Shipping is an international industry, and the flag of a vessel shows where in the world it is registered, which is known as a flag state. The flag and port name can be seen on the stern of the ship.
You could say that a ship is a tiny piece of the country where that ship is registered. The rules and regulations of that country apply on the ship, no matter where in the world the ship is.
However, a ship is not a piece of land. It performs a duty and carries out work such as carrying cargo, dredging, fishing, moving passengers, drilling, surveying, etc. To ensure safe and efficient operations onboard, ships must be self-reliant – they must be prepared for any situation whether at dock or in the middle of the ocean. This means that seafarers must be properly trained and the vessel must be properly supplied at all times. Some of the resources that they must be supplied with include:
- Fuel and oil bunkers
- A workshop with spares and tools for repairs and maintenance
- Food storage and galley
- Refrigeration systems
- Engines and generators to supply electricity and propulsion
- System to make freshwater to drink
- Garbage disposal
- Firefighting equipment
- Lifeboats and survival equipment
- Communication equipment
- Rockets and other signaling equipment in case of emergency
- Equipment needed for safe navigation (radar, charts, electronic charts, meteorological instruments, GPS, etc.)
Due to all of the environmental regulations and the carriage of resources, there are also maritime rules and regulations which apply to ships. These maritime rules and regulations ensure that ships do not inflict harm on the environment, they ensure that ships do not cause harm to themselves, and they ensure that ships provide a safe environment for people on board.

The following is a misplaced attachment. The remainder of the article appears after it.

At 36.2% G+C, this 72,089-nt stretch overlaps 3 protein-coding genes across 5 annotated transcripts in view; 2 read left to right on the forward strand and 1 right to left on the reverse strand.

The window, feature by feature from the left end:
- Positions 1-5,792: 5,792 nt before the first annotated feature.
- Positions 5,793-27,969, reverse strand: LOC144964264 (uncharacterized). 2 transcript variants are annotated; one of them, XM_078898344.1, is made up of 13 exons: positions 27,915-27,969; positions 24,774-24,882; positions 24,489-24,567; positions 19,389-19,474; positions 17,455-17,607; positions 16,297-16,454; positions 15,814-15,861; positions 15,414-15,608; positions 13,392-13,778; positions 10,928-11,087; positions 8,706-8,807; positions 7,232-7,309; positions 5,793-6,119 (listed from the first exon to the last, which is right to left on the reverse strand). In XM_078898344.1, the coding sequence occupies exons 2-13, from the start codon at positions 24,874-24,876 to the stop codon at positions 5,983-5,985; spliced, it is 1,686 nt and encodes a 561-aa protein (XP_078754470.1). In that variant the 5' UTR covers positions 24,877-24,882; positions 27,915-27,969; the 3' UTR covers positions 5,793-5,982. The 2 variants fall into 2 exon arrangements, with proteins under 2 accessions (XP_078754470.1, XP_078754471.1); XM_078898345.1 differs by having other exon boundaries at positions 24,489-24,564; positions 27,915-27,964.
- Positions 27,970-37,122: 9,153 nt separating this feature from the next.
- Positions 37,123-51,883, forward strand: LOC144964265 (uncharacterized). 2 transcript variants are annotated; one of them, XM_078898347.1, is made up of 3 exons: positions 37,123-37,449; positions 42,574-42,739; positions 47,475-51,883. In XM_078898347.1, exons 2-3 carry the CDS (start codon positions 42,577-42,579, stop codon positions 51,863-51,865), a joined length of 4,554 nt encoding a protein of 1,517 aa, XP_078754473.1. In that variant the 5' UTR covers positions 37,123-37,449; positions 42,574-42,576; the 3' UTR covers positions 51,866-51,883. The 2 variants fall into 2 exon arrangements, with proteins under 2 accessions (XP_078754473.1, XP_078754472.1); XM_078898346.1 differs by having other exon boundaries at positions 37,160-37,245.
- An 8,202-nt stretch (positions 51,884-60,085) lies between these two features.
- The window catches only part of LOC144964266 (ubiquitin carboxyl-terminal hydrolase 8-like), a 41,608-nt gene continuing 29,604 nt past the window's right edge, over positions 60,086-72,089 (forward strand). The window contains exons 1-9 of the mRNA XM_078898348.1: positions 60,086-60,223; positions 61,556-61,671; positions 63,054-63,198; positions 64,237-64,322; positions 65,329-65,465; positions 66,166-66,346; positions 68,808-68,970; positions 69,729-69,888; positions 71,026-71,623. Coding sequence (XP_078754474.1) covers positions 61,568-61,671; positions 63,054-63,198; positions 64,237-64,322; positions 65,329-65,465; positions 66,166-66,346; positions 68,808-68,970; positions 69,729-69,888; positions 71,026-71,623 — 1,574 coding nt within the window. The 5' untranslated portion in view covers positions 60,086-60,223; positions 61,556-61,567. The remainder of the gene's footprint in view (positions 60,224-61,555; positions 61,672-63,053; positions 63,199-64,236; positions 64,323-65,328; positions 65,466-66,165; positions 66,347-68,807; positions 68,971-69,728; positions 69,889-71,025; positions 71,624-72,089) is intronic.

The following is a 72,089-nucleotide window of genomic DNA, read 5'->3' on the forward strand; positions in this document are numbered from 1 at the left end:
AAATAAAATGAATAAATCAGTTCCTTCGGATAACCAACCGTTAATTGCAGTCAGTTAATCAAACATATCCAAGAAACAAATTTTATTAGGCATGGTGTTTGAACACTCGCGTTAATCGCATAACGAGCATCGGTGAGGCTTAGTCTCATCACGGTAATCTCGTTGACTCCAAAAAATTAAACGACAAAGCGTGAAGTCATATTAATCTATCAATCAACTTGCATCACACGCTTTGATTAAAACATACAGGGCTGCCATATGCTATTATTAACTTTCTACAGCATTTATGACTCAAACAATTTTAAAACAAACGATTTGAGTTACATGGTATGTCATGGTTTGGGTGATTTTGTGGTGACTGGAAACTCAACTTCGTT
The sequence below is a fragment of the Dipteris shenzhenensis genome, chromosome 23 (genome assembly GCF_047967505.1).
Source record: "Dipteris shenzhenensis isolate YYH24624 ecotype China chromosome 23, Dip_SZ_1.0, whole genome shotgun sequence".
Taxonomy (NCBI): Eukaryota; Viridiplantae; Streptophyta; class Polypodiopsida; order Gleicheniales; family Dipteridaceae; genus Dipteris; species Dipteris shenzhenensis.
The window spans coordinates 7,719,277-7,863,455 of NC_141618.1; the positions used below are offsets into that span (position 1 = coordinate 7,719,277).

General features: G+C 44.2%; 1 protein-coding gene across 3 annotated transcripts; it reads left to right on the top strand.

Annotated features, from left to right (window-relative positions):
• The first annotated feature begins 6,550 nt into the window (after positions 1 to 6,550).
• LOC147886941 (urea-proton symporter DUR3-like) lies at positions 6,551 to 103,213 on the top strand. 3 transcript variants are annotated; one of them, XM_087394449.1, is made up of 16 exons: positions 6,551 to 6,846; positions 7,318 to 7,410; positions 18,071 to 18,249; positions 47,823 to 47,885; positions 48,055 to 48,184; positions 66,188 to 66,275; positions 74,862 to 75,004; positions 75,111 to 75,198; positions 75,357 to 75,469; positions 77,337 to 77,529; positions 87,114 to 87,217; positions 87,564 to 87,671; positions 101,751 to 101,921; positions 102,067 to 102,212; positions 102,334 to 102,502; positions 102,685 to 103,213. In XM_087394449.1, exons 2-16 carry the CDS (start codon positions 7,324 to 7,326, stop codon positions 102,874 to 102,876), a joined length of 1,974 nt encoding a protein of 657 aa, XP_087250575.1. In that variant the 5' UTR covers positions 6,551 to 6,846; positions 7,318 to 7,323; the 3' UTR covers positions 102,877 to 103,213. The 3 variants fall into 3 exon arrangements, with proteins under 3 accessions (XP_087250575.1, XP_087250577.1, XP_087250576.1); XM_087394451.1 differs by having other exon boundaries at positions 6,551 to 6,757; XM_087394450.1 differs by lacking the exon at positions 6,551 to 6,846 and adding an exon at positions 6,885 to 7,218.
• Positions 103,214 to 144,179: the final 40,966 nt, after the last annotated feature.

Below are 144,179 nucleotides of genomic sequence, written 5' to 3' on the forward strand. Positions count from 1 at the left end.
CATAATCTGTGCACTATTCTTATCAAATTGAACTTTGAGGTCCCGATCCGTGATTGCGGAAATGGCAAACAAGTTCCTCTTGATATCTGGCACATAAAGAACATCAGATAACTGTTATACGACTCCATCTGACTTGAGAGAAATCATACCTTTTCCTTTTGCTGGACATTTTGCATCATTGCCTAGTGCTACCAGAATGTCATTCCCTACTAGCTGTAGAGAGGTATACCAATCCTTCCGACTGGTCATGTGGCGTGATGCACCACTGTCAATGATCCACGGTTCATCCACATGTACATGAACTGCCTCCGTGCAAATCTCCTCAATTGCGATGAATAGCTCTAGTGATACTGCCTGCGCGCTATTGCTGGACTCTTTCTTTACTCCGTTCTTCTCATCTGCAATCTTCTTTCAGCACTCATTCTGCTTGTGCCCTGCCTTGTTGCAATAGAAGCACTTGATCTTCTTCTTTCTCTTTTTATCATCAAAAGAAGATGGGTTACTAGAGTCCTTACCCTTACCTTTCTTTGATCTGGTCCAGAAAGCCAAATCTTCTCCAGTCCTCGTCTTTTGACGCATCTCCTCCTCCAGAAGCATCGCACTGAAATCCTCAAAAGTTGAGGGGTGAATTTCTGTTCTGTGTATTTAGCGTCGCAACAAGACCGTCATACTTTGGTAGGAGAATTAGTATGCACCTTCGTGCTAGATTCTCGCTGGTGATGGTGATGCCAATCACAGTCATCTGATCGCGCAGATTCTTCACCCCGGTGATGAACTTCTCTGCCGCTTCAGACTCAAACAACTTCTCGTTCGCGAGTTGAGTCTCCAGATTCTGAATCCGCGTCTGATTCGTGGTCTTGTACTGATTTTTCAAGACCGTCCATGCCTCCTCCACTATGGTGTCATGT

The framework for maritime regulations are set by IMO – the International Maritime Organization – which is the United Nations specialized agency with responsibility for the safety and security of shipping and the prevention of marine and atmospheric pollution by ships. IMO’s work supports the UN sustainable development goals.
IMO was established to adopt legislation and Governments are responsible for implementing it. When a Government accepts an IMO Convention, it agrees to make it a part of its own national law and to enforce it just like any other law. When the legislation is adopted by the government of the flagstate, these rules and regulations apply on the ship. For more information about IMO, click here.
This article is shared by courtesy of the Northeast Maritime Institute – which began in 1981 as a New England branch of the Tidewater School of Navigation based in Norfolk, Virginia. In 1995, Eric and Angela Dawicki assumed ownership and renamed it Northeast Maritime Institute (NMI).
NMI reorganized itself into a full-service maritime education and training institution meeting U.S. Coast Guard Merchant Marine exam and training requirements and became the first training institution in the United States to provide training under the International Convention on Standards of Training and Certification for Watchkeepers and Seafarers (STCW).
For more educational articles, click here.